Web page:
Naltrexone as a Possible Treatment for Decreasing Cannabis Use

According to a SAMHSA survey, 19.8 million individuals or 7.5% of the US population were current (past month) users of marijuana in 2013. Among people age 18 to 25, current use reached 19.1%. Given the widespread consumption of marijuana, it becomes imperative to develop new therapeutic approaches to decrease its use. In a double-blind, placebo-controlled laboratory study, Dr. Haney and colleagues assessed the effects of 50 mg of naltrexone on the reinforcing, subjective, psychomotor, and cardiovascular effects of active and inactive cannabis. Daily cannabis users were treated with either naltrexone 50 mg daily (n=23) or placebo (n=28) for 16 days and were assessed for 4 to 6 weeks. Compared to the placebo group, the naltrexone group significantly used less cannabis and had less positive subjective effects from cannabis. Although naltrexone was associated with decreasing ratings of friendliness, food intake, and systolic blood pressure, and increasing spontaneous reports of stomach upset and headache, dropout rates were similar between groups. Based on their findings, the authors conclude that “naltrexone may reduce ongoing heavy cannabis use, relapse severity, or the likelihood that patients would return to pretreatment levels of heavy cannabis use in the event of a lapse.”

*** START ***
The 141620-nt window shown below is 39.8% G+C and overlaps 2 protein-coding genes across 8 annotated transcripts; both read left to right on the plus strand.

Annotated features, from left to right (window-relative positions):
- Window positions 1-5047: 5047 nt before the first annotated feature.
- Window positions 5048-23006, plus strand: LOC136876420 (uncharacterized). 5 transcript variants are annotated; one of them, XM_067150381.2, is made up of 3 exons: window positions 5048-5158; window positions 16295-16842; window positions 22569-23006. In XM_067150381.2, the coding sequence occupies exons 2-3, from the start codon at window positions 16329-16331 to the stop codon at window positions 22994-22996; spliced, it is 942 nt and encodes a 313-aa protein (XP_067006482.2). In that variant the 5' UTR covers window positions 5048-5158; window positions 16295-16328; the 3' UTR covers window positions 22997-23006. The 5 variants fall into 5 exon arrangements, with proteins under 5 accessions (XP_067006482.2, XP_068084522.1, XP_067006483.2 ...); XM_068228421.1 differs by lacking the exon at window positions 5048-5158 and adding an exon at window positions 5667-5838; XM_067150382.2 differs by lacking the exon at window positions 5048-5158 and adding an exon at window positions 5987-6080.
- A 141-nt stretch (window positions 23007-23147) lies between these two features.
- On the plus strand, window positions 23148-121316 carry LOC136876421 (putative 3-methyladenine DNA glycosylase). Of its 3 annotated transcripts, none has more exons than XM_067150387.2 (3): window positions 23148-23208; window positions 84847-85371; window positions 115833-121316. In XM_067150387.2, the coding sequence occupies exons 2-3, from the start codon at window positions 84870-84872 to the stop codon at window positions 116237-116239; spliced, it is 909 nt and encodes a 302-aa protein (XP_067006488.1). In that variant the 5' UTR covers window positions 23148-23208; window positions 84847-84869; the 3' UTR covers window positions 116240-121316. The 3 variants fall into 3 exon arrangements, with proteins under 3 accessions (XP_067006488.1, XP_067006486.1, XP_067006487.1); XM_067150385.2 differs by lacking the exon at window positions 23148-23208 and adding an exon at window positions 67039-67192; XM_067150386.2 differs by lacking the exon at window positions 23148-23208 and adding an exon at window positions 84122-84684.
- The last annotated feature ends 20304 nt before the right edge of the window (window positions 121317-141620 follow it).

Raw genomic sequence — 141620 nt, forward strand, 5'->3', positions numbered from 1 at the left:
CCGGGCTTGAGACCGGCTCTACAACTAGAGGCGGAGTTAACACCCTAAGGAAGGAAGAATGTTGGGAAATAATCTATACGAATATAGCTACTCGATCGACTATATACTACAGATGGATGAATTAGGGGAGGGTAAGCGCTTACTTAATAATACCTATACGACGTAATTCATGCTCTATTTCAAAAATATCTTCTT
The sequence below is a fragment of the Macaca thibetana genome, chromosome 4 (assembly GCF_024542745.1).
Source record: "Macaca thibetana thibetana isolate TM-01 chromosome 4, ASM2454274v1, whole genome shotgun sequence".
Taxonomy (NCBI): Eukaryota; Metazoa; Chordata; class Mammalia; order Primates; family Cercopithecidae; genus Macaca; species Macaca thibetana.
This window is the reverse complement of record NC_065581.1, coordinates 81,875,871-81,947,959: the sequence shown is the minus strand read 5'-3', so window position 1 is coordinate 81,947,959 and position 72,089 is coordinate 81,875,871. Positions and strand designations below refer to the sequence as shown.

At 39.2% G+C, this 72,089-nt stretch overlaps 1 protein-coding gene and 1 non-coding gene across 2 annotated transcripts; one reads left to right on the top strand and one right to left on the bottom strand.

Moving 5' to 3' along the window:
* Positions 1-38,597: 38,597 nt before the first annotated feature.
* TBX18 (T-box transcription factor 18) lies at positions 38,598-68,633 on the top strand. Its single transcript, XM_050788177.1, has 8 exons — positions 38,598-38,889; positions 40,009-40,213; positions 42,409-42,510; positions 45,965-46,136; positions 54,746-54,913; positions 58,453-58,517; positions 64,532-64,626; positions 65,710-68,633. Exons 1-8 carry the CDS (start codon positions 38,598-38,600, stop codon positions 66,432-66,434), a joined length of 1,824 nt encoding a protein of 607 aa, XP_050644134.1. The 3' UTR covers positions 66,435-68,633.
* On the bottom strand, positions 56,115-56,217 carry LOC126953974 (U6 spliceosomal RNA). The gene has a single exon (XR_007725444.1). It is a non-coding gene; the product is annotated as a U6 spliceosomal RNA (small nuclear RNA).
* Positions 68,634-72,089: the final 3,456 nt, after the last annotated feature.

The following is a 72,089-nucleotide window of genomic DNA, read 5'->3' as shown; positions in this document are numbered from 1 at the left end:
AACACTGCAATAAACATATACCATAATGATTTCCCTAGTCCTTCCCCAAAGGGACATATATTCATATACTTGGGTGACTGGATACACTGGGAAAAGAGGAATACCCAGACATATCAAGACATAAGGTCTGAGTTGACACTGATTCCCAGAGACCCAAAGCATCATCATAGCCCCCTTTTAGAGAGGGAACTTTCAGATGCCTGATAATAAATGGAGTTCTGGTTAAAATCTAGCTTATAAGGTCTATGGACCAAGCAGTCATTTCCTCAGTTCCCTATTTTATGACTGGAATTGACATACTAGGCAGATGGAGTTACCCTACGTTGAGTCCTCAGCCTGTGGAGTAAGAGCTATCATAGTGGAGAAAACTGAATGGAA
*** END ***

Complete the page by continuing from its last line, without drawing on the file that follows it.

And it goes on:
New treatments of addictions

Brown, Kupchik, and Kalivas wrote an excellent review on the glutamate hypothesis as a common mechanism in addiction and the use of N-acetylcysteine as a potential treatment of addictive disorders. Based on the same glutamate hypothesis, Johnson and collaborators conducted a double-blind, randomized, placebo-controlled, 12-week study showing the efficacy of topiramate (topamax) for decreasing the number of cocaine-use days in cocaine-dependent adults.

Gabapentin Treatment for Alcohol Dependence

In a paper published in the 11/01/13 JAMA Internal Medicine, Mason and Colleagues suggest that gabapentin (Neurontin) is effective in treating alcohol dependence and relapse-related symptoms. In a commentary published in the same issue,  Dr. Nunes suggests combining gabapentin with other drugs approved for the treatment of alcohol dependence (e.g., naltrexone, acamprosate).